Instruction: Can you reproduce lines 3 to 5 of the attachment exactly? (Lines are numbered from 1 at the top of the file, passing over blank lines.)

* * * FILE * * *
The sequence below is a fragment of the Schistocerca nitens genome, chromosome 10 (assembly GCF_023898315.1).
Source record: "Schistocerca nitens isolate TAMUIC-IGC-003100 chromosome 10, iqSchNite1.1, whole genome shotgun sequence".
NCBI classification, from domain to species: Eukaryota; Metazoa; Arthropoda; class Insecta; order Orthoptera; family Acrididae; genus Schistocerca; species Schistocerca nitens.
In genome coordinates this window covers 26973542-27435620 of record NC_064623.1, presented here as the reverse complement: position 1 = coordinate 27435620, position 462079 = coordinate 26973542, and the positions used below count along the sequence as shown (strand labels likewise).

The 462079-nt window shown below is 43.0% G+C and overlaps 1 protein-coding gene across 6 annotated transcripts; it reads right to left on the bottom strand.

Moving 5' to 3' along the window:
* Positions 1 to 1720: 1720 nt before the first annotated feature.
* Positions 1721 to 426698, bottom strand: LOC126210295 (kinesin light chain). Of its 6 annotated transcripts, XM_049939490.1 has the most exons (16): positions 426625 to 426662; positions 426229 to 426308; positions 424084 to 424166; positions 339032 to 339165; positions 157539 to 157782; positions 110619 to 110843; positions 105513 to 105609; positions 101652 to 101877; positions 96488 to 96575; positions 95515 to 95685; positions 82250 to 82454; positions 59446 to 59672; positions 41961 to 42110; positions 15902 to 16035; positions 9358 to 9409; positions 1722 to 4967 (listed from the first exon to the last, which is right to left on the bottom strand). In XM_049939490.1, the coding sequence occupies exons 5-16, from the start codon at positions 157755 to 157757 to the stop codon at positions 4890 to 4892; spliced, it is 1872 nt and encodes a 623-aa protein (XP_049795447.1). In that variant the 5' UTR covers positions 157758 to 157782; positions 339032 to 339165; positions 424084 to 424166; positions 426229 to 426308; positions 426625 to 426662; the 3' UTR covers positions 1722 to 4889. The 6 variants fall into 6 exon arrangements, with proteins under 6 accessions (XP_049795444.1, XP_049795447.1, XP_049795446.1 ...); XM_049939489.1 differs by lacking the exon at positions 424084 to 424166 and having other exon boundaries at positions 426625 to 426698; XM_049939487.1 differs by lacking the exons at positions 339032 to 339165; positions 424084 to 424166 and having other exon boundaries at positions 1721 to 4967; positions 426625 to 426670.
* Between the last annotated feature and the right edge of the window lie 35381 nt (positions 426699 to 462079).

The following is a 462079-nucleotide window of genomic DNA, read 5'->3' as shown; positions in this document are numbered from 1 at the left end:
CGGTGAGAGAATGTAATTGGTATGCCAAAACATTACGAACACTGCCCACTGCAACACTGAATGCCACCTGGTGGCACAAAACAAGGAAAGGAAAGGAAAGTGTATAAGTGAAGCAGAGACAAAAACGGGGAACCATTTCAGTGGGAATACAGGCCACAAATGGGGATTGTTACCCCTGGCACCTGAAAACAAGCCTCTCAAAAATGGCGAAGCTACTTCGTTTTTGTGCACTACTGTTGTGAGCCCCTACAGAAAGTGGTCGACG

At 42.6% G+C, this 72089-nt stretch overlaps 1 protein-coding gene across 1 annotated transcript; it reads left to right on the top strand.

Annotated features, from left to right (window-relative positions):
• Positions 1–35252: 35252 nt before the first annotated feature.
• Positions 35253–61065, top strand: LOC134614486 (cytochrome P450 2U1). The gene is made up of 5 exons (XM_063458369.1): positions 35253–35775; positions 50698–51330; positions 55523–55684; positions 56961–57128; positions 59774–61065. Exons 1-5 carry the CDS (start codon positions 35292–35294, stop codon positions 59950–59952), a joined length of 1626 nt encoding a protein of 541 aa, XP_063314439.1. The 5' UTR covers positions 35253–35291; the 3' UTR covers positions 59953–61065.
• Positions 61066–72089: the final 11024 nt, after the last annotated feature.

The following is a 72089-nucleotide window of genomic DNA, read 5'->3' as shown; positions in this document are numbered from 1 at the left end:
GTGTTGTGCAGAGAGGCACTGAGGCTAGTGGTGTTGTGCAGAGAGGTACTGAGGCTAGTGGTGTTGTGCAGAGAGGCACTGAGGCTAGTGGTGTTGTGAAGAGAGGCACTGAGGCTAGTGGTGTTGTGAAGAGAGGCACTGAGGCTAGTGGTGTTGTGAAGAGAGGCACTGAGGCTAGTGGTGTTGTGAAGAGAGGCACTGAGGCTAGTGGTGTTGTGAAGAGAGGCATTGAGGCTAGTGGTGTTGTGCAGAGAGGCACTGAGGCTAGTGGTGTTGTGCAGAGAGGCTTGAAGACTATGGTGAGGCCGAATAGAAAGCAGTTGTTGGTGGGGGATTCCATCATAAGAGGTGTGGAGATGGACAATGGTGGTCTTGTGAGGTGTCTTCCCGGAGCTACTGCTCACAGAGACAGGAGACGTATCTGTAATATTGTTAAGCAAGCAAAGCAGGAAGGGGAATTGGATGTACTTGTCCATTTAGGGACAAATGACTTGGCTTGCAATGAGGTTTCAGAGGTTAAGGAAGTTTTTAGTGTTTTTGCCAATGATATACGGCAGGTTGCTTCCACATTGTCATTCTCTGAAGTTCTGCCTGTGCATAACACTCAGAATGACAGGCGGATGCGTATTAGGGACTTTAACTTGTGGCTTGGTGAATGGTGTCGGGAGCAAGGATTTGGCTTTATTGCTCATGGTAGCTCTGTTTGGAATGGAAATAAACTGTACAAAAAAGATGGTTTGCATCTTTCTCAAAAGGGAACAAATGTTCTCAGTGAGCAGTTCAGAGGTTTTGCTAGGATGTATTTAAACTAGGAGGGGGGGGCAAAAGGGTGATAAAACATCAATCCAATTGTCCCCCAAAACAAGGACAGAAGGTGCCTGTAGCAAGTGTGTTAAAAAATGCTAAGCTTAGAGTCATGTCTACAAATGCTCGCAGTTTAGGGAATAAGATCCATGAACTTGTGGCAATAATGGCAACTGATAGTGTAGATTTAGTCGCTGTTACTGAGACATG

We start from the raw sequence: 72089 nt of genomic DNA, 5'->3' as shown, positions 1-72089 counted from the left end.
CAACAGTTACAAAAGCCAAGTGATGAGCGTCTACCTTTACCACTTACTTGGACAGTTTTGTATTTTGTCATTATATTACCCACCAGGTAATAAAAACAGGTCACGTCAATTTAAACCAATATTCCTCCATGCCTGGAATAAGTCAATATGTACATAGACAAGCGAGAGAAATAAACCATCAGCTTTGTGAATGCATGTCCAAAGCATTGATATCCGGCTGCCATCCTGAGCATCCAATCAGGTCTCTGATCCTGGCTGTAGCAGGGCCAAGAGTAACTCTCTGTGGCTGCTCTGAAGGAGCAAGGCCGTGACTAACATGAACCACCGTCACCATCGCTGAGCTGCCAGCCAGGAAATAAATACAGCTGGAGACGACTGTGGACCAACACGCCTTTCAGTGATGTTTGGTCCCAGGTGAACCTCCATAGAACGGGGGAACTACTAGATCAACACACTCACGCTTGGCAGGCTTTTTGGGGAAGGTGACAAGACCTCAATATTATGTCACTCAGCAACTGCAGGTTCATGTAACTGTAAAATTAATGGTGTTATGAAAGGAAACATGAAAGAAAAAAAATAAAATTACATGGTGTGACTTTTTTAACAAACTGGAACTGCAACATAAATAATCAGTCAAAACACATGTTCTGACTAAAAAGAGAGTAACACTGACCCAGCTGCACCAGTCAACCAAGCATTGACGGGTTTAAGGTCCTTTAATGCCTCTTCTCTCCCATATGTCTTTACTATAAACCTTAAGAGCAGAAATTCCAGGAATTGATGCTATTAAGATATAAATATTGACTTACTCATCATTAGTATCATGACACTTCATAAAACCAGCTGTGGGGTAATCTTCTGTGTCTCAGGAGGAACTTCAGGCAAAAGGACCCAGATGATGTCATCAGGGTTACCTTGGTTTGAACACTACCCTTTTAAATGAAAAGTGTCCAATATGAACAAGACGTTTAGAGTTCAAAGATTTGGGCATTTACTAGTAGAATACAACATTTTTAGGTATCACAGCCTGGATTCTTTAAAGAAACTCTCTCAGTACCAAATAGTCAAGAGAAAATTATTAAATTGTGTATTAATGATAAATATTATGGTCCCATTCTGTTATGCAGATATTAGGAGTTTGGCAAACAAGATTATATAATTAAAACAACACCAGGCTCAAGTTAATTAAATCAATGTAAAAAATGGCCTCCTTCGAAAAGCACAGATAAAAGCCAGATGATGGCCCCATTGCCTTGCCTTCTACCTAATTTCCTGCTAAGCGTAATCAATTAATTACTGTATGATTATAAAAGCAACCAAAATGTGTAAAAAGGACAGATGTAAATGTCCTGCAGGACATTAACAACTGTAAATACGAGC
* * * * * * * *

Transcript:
NCBI classification, from domain to species: Eukaryota; Metazoa; Arthropoda; class Insecta; order Orthoptera; family Acrididae; genus Schistocerca; species Schistocerca nitens.
In genome coordinates this window covers 26973542-27435620 of record NC_064623.1, presented here as the reverse complement: position 1 = coordinate 27435620, position 462079 = coordinate 26973542, and the positions used below count along the sequence as shown (strand labels likewise).

The 462079-nt window shown below is 43.0% G+C and overlaps 1 protein-coding gene across 6 annotated transcripts; it reads right to left on the bottom strand.